Originally, that cabinet was more or less the only large bit of furniture in the room. But then, the piano had to move in there, my wife's desk followed, and after the sale of one or two trumpets, my wife decided that the other horns should stand closer together for warmth so that she could take over one of the compartments... sorry for the mess...
From top to bottom, keft to right:
B&H Sovereign trombone (in case)
Vintage trombone, from a Bavarian maker (in gig bag)
Weltklang Euph (in gig bag)
1952 Courtois Balanced
2019 ACB Doubler Bb/A picc (almost invisible)
1982 Conn International (Amati stencil) lacquered blue and with an enamelled drunken vulture on the bell
1969 Selmer G picc
1980 Courtois D
1940s Buescher Aristocrat 265
1980s Gaudet (Courtois) C
1950s Olds Recording
1960s Besson International cornets x 2
1990 Courtois 154 Flugelhorn
1970s Courtois Bb cornet
1992 Ganter Eb Soprano cornet
1950s Besson International Baritone
1930s bass trumpet, unplayable, in memory of a passed friend
1900s HP Bb cornet, engraved "Kinneil Memorial Cornet" presented to me by Kinneil Band at my leaving Scotland and remembering my being an Honourary Member and Honourary Conductor...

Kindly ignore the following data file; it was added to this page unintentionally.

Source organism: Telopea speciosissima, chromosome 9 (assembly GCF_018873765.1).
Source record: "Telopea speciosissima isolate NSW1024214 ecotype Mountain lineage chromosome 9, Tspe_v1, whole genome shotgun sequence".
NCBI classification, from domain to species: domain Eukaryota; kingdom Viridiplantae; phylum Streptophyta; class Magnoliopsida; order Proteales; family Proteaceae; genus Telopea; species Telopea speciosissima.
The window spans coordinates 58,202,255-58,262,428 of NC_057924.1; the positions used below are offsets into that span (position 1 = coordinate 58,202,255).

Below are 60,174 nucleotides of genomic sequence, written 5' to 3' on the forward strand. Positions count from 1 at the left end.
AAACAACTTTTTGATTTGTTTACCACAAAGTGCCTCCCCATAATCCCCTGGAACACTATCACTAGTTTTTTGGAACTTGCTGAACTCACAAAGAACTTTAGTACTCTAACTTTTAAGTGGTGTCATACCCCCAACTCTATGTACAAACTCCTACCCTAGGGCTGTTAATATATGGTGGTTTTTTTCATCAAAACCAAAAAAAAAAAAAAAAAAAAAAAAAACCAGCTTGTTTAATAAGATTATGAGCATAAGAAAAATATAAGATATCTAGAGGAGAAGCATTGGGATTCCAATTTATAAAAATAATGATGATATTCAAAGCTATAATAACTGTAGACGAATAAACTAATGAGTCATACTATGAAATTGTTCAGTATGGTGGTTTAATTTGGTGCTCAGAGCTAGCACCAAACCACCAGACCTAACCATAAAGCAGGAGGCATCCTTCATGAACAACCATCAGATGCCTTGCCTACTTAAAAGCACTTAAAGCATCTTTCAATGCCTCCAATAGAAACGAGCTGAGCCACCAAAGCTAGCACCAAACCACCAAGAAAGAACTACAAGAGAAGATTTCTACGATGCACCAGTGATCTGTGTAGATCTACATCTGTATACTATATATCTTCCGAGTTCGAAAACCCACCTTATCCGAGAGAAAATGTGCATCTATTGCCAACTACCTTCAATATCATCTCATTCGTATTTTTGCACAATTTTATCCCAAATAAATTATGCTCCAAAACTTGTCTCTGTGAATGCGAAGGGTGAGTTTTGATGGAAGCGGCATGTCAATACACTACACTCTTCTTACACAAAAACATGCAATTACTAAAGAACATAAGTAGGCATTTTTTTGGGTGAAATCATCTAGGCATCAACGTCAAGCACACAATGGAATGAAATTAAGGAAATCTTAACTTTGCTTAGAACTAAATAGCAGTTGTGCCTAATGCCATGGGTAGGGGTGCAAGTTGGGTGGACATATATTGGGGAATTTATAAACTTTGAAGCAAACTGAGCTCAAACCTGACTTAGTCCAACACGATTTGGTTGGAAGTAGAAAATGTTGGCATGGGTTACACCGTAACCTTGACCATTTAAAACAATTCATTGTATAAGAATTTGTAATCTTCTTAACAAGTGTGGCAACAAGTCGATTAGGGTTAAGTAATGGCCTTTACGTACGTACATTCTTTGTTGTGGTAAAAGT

Besson Imperial Eb Sop cornet
Besson Imperial Bb cornet
Jupiter Soprano trombone
... and the thing that started the schemozzle... Imitation of a cavalry trumpet, in fact a bit of bent tubing with something remotely like a mouthpiece at one end and something like a bell at the other... won it it a charity raffle, and never looked back...
Odds and ends of my wife's, including her Grammy medal hanging from the handle...
Storage for gig bags underneath, and lots and lots of sheet music and bits and pieces in the middle...
RE: Easter Services
Now, yesterday we had our only rehearsal for Easter Sunday. The conductor, when questioned beforehand, had firmly promised, "it's Schubert Mass #3 in Bb and Mozart Ave Verum (which has no trumpets), and nothing else." Accordingly, went there with just my Ganter Bb rotary and a deep cup mouthpiece, as I was supposed to play 2d chair. So far, so good. End of Schubert rehearsal, conductor hands out additional music with the comment, "you should be able to do this as well quite easily." One look... Handel, Messiah, Hallelujah... original pitch... scream, shout, throw grenades... call in the Cavalry (which refused to climb the 84 step staircase to the organ loft...)... tried to do Handel first trumpet part on Bb rotary with flugel mouthpiece... failed miserably, sounded like a goose with hiccups... got out the Selmer high-G at home... that's better...
RE: Dr. Mark, now A Former User
OK, I think this topic has now been discussed enough. Let's get on with our regular business - discussing trumpets, trumpet playing, being good friends and how to avoid trolls.